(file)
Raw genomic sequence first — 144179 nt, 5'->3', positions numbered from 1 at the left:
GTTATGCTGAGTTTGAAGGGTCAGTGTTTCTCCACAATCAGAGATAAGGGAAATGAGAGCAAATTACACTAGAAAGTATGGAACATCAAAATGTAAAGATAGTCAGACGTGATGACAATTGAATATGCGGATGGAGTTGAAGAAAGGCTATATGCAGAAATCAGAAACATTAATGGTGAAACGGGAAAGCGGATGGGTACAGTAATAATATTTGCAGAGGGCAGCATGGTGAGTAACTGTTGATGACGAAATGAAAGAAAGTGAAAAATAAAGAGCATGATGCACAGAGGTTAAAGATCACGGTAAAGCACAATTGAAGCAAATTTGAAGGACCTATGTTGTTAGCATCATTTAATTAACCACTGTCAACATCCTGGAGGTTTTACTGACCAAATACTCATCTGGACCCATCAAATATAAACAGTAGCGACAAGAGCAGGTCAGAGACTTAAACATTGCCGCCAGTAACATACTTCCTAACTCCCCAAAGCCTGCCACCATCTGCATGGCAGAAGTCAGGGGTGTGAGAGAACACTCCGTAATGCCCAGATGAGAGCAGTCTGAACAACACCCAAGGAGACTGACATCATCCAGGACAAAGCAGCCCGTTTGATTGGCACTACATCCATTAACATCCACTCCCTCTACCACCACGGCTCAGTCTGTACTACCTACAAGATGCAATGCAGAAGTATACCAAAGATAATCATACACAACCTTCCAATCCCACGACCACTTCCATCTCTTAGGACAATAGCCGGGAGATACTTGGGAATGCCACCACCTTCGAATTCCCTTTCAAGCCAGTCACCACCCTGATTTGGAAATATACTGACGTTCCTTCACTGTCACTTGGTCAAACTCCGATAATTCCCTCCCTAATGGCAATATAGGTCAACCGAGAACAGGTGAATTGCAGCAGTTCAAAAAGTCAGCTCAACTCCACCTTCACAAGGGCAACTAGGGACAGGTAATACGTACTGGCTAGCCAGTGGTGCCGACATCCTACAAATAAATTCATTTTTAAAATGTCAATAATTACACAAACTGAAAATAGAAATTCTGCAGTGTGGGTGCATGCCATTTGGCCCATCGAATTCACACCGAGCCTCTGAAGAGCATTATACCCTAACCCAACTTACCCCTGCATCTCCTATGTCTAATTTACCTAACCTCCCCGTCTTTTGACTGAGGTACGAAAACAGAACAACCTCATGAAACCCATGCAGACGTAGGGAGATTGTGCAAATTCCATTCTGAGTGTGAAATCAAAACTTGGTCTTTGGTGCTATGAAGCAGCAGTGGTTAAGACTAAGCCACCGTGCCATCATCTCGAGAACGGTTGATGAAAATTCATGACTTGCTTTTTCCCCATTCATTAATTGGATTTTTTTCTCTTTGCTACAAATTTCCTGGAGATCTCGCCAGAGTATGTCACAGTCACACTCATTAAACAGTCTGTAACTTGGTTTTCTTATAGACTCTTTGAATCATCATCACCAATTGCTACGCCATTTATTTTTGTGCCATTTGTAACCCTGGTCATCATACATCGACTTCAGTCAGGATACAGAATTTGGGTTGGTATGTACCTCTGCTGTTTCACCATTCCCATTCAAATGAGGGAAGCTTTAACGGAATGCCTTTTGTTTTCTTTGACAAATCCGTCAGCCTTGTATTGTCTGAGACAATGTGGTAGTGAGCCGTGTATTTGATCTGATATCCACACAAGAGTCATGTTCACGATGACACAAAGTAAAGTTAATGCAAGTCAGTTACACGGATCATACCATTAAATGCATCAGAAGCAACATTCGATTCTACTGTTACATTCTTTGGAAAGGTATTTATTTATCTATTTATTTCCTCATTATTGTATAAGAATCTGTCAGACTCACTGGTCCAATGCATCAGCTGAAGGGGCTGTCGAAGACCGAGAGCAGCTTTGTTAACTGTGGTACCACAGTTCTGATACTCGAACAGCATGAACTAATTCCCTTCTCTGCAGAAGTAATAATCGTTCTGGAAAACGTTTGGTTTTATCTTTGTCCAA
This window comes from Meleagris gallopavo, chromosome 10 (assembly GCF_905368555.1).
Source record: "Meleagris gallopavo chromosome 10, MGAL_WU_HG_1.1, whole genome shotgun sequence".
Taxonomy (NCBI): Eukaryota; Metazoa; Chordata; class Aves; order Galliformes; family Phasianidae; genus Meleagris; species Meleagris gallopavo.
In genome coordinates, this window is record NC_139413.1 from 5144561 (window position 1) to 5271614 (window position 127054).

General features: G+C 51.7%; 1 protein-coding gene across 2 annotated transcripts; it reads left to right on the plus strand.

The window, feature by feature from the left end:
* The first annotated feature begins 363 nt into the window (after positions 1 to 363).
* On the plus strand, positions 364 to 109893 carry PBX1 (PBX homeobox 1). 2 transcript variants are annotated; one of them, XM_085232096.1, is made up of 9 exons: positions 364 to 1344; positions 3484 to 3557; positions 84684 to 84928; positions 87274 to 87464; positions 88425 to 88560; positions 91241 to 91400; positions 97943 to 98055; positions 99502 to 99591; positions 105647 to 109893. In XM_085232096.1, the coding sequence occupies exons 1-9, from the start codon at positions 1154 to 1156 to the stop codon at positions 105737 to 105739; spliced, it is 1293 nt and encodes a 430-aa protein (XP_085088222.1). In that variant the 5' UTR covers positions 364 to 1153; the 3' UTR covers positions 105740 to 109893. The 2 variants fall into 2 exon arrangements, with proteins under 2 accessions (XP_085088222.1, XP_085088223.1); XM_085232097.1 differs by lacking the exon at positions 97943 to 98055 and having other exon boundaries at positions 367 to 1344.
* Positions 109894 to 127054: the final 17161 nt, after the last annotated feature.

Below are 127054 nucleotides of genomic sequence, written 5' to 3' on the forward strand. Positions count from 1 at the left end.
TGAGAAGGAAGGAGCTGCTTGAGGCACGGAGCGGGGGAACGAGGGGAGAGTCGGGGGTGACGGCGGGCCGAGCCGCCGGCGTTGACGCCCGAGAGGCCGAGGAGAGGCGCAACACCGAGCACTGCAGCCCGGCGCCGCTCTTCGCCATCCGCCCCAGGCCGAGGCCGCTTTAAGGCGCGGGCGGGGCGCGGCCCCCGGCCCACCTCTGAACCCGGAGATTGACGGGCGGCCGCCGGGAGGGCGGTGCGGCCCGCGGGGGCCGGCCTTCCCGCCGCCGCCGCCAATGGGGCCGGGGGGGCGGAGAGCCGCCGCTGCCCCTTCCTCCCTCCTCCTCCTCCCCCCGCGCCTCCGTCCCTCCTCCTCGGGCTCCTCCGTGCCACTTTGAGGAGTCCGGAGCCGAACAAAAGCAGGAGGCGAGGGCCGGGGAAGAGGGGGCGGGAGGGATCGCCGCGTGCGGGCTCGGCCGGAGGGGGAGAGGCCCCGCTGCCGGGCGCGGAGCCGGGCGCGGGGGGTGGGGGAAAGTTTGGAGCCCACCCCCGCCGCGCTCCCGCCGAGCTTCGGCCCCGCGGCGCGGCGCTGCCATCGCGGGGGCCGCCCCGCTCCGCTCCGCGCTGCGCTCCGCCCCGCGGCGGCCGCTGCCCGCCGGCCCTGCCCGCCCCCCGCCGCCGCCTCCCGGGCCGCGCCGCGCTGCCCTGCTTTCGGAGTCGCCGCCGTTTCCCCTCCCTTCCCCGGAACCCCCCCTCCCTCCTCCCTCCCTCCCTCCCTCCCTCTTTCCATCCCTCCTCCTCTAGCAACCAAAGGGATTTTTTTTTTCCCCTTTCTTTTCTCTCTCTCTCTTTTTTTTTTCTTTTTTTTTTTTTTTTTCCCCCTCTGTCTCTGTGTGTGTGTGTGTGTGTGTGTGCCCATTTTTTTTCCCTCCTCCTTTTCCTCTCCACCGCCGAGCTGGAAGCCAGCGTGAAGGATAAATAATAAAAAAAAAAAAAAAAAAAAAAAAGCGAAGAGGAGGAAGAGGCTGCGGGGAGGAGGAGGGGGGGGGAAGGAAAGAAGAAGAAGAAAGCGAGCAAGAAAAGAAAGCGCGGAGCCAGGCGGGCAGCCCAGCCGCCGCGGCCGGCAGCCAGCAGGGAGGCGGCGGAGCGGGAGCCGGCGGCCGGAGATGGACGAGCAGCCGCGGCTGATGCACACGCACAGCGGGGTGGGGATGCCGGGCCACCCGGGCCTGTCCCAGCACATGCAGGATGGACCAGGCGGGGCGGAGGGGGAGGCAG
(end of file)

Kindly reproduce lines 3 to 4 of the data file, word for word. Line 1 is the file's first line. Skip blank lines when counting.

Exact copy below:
This window comes from Meleagris gallopavo, chromosome 10 (assembly GCF_905368555.1).
Source record: "Meleagris gallopavo chromosome 10, MGAL_WU_HG_1.1, whole genome shotgun sequence".